Updates from December 2011: File this one in the "better late than never" file. Here are the pictures of my completed shawl. Shown from the back with the sides wrapped around like it would fall over the shoulders, and also the shawl pin that was actually originally purchased for a different project but ended up matching so well with the colors I chose for this shawl. I got it at a Fiber expo a couple years back and it was handmade and is enameled and simply beautiful! I'll have to add this project to my Ravelry- it's been well over due for some updates there on my project :)
Updates Feb 14, 2011: I will try to get picuters up soon (been so busy!) but I completed the shawl in time for my Winter trip to Canada. It turned out so wonderful and blocked well. I also have one cable pattern fingerless glove completed, and about 25% of the second one done. I am currently putting it aside to finish a double thick pink sweater for my daughter. It is one I am designing and making up as I go along. It is very simple and plain but still very cute and I am basically putting together what I have learned and losely following Elizabeth Zimmerman's techniques for making a sweater. My inspiration for it is trips to the Ocean and how windy it is so this should keep her nice and warm and keep some of the wind out. Once done with that, I will finish the other glove, then fix and knit the second sock from a project I started well over a year ago. Then I will have all my "lose ends" tied up and no more unfinished projects laying around. Then on to something else that I have yet to decide. Maybe a cable sweater for my Dad?
Update December 9, 2010: Now I have both side panels done, and am knitting the center (back) panel. Once that is done, I have to knit around the edges of the shawl, then "block" it so it will lay properly and not be scrunched up like it is now. The actual yarn colors are closer to the last picture.
A rare glimpse of my craft room cleaned and organized.
A sweater for my son. He picked out the cute buttons.
A hat for New Baby
Wimple. A type of tube scarf that can also be pulled up over your head and ears and only leaves your face exposed.
A mustard colored hat for Hubby. The neighbor's dog chewed it to pieces.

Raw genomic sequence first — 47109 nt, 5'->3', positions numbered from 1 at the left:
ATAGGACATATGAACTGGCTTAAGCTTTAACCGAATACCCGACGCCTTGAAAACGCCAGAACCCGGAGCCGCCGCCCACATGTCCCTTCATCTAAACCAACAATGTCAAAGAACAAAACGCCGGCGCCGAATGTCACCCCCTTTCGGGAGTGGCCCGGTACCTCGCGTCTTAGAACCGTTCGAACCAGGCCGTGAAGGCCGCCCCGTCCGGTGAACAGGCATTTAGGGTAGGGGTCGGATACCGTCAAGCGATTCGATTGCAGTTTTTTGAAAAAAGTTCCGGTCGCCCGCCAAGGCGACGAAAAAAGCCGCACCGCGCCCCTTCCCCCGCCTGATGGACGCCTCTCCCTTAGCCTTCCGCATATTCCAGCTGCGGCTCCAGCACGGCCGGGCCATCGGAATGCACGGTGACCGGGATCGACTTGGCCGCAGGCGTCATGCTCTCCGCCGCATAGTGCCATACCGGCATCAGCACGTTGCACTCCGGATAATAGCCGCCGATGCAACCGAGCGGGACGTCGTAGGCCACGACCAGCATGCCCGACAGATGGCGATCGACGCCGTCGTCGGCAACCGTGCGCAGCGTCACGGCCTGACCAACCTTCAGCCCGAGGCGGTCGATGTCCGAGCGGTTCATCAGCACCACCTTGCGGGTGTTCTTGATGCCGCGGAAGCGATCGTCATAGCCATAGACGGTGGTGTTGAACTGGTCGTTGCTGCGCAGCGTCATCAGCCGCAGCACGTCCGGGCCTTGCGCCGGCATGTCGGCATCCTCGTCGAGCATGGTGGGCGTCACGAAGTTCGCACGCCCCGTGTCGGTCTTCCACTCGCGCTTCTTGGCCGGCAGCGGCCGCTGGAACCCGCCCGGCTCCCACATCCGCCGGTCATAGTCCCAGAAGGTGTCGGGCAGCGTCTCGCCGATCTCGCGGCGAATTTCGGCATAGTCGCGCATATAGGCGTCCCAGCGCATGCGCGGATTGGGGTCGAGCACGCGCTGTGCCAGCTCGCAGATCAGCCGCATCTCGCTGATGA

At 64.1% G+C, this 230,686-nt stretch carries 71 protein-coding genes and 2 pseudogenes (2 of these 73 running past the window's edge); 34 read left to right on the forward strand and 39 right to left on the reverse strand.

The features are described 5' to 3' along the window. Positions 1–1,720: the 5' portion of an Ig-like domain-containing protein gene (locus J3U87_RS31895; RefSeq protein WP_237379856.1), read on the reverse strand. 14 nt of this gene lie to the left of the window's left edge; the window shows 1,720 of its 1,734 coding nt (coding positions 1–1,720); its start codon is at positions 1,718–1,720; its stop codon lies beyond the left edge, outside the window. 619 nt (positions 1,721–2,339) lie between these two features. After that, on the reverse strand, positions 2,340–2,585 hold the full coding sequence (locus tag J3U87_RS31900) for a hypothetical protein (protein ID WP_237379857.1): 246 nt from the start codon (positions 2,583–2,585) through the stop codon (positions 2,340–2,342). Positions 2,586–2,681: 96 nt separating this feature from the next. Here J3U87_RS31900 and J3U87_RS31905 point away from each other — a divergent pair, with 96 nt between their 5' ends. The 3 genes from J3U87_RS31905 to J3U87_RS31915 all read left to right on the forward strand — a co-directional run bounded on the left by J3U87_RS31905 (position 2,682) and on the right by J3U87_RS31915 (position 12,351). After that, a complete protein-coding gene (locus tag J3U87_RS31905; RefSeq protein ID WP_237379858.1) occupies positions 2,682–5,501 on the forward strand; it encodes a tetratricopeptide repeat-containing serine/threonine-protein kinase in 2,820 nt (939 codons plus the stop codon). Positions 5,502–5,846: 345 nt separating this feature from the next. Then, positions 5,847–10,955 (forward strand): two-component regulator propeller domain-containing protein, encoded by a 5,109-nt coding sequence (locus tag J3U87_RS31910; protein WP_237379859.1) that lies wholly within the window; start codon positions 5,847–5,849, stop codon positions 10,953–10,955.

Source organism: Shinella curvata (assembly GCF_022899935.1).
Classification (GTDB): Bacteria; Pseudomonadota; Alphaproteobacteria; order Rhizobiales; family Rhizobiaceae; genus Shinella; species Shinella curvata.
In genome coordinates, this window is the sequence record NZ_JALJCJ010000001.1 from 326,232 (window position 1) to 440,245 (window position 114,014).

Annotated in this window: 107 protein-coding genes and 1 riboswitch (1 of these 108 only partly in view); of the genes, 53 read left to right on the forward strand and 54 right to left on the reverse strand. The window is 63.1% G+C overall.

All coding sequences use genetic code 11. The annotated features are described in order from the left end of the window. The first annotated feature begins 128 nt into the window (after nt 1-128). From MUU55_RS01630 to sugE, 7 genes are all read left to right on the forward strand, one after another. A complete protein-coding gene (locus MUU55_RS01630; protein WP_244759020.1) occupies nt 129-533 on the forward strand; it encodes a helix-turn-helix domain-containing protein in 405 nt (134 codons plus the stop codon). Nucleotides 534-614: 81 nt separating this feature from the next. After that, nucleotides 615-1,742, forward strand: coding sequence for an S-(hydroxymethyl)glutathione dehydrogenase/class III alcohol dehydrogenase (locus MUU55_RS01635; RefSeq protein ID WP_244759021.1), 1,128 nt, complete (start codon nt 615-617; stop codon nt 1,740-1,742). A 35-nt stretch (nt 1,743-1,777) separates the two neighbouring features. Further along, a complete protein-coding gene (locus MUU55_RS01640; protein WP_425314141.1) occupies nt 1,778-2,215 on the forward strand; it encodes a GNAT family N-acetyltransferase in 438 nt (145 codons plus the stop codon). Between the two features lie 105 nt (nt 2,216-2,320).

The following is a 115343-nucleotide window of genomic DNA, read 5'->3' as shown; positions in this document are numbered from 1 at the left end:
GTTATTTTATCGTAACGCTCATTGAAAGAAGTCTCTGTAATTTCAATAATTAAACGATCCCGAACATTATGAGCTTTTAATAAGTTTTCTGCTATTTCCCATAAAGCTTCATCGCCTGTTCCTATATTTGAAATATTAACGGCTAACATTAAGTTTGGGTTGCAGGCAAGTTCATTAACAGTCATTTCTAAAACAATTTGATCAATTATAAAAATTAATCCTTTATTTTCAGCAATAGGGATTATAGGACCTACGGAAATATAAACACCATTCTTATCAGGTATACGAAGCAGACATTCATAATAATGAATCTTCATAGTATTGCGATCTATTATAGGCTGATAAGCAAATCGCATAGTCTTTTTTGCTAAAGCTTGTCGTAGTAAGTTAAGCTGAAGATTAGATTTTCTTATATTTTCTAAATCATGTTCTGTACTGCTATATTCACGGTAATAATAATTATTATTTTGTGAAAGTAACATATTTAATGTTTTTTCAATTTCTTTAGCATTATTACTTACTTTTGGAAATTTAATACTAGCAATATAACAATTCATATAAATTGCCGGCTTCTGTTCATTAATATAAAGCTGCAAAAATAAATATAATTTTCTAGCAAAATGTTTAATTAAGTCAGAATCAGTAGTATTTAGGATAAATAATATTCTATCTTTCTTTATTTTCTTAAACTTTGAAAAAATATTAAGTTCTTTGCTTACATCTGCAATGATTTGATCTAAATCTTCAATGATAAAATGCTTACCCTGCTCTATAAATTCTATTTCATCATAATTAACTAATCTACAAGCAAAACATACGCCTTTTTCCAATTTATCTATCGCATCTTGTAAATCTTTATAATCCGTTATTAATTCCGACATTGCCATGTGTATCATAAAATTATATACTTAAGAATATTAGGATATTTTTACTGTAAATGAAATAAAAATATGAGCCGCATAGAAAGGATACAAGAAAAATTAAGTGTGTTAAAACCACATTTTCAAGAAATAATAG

A green hat for Hubby. Got lost.
My first knitted project ever: The Wonderful Wallaby. A knitted hoodie sweater. I learned pretty much every major knitting technique on this project.
A swift. A very handy tool for mearsuring yardage and turning your yarn into a skein. Also used to take skeins and wind them from this onto the ball winder.
Ball Winder. No spinner or knitter should be without one.
My loom. A fold-up floor loom from the 1950's, made of maple. 4 harness. Came from Good Samaritan Hospital's Occupational Hand Therapy department. I have yet to warp it but have a co-worker on "stand by" for when I am ready. She is an expert weaver and has offered repeatedly to come help me get it set up. I have many books on 4 harness patterns and have been studying as time allows for the day we finally do it. What makes this loom unique is that it is a sectional beam loom- not too many around and I have found not many weavers even know what it is. It is a loom that is warped from the back. You wrap your warp on the beam in the back, then bring it up through the heddles and secure to the front. I understand that most looms do the exact opposite.
Fair entry showing wool from raw, to carded batt, to spun yarn. Won Honerable Mention ribbon, Summer of 2008, Lacamas Fair.
Drum carder with alpaca fiber. This came from Snicker's, our fawn colored alpaca
A carded batt. You can spin from this, or go on to process it even more into thinner, smoother fibers for spinning called rovings or tops.
Raw alpaca fibers in various colors.
Drum carding equipment and fiber supplies
Baby models sundress
Me at my crafting group knitting as usual...
At the Puyallup Fair Artist's in Action spinning demonstration. I think I was showing a gal that you could indeed spin some of her dog's hair in this picture.
My old gal. I finally broke down and traded her for a new, tougher wheel that has bigger bobbins and orifice. I am proud that I learned to spin on such an old wheel and my Dad repaired it and got it running for me.
The old flyer whorl. It was all one piece, couldn't remove the bobbin, and had a very small orifice only meant for fine yarns. Yes, I spun this yarn to almost thread-like consistency!